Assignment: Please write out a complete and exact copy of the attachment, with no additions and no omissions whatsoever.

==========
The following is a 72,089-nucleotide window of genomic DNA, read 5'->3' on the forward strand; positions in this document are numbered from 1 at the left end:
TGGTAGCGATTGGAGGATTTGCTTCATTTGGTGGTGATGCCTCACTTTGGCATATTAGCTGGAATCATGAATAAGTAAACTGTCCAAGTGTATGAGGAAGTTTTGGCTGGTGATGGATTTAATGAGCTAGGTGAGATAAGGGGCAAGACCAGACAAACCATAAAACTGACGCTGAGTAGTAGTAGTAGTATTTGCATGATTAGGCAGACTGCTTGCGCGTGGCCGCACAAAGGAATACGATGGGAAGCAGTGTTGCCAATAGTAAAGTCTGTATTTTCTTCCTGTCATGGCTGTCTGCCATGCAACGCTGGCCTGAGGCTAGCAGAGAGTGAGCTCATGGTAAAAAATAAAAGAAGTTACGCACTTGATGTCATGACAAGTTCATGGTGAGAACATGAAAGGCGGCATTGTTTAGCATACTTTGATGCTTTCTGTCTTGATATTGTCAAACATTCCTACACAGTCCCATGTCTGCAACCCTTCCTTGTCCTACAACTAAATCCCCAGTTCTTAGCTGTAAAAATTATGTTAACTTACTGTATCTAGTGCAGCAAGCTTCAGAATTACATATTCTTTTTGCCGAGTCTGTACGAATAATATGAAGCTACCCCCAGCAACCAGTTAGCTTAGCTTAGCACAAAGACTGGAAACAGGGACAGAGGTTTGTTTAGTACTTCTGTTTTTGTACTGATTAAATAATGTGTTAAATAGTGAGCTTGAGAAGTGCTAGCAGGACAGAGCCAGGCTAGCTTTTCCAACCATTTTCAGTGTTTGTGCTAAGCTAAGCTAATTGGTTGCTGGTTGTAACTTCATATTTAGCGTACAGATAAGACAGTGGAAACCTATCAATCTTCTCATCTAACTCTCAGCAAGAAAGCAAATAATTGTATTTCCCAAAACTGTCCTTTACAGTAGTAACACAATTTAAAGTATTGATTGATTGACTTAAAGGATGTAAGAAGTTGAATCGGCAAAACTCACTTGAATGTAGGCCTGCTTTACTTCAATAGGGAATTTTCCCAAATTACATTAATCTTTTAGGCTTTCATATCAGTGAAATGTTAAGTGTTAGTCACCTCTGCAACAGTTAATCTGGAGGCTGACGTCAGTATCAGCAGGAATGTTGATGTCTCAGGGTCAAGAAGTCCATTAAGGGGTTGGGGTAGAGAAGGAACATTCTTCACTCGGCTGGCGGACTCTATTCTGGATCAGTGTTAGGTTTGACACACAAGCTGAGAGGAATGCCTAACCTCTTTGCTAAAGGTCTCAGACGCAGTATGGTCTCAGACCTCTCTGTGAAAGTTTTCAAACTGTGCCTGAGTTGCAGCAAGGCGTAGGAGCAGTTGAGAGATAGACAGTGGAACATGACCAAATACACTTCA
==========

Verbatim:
The following is a 72,089-nucleotide window of genomic DNA, read 5'->3' on the forward strand; positions in this document are numbered from 1 at the left end:
TGGTAGCGATTGGAGGATTTGCTTCATTTGGTGGTGATGCCTCACTTTGGCATATTAGCTGGAATCATGAATAAGTAAACTGTCCAAGTGTATGAGGAAGTTTTGGCTGGTGATGGATTTAATGAGCTAGGTGAGATAAGGGGCAAGACCAGACAAACCATAAAACTGACGCTGAGTAGTAGTAGTAGTATTTGCATGATTAGGCAGACTGCTTGCGCGTGGCCGCACAAAGGAATACGATGGGAAGCAGTGTTGCCAATAGTAAAGTCTGTATTTTCTTCCTGTCATGGCTGTCTGCCATGCAACGCTGGCCTGAGGCTAGCAGAGAGTGAGCTCATGGTAAAAAATAAAAGAAGTTACGCACTTGATGTCATGACAAGTTCATGGTGAGAACATGAAAGGCGGCATTGTTTAGCATACTTTGATGCTTTCTGTCTTGATATTGTCAAACATTCCTACACAGTCCCATGTCTGCAACCCTTCCTTGTCCTACAACTAAATCCCCAGTTCTTAGCTGTAAAAATTATGTTAACTTACTGTATCTAGTGCAGCAAGCTTCAGAATTACATATTCTTTTTGCCGAGTCTGTACGAATAATATGAAGCTACCCCCAGCAACCAGTTAGCTTAGCTTAGCACAAAGACTGGAAACAGGGACAGAGGTTTGTTTAGTACTTCTGTTTTTGTACTGATTAAATAATGTGTTAAATAGTGAGCTTGAGAAGTGCTAGCAGGACAGAGCCAGGCTAGCTTTTCCAACCATTTTCAGTGTTTGTGCTAAGCTAAGCTAATTGGTTGCTGGTTGTAACTTCATATTTAGCGTACAGATAAGACAGTGGAAACCTATCAATCTTCTCATCTAACTCTCAGCAAGAAAGCAAATAATTGTATTTCCCAAAACTGTCCTTTACAGTAGTAACACAATTTAAAGTATTGATTGATTGACTTAAAGGATGTAAGAAGTTGAATCGGCAAAACTCACTTGAATGTAGGCCTGCTTTACTTCAATAGGGAATTTTCCCAAATTACATTAATCTTTTAGGCTTTCATATCAGTGAAATGTTAAGTGTTAGTCACCTCTGCAACAGTTAATCTGGAGGCTGACGTCAGTATCAGCAGGAATGTTGATGTCTCAGGGTCAAGAAGTCCATTAAGGGGTTGGGGTAGAGAAGGAACATTCTTCACTCGGCTGGCGGACTCTATTCTGGATCAGTGTTAGGTTTGACACACAAGCTGAGAGGAATGCCTAACCTCTTTGCTAAAGGTCTCAGACGCAGTATGGTCTCAGACCTCTCTGTGAAAGTTTTCAAACTGTGCCTGAGTTGCAGCAAGGCGTAGGAGCAGTTGAGAGATAGACAGTGGAACATGACCAAATACACTTCA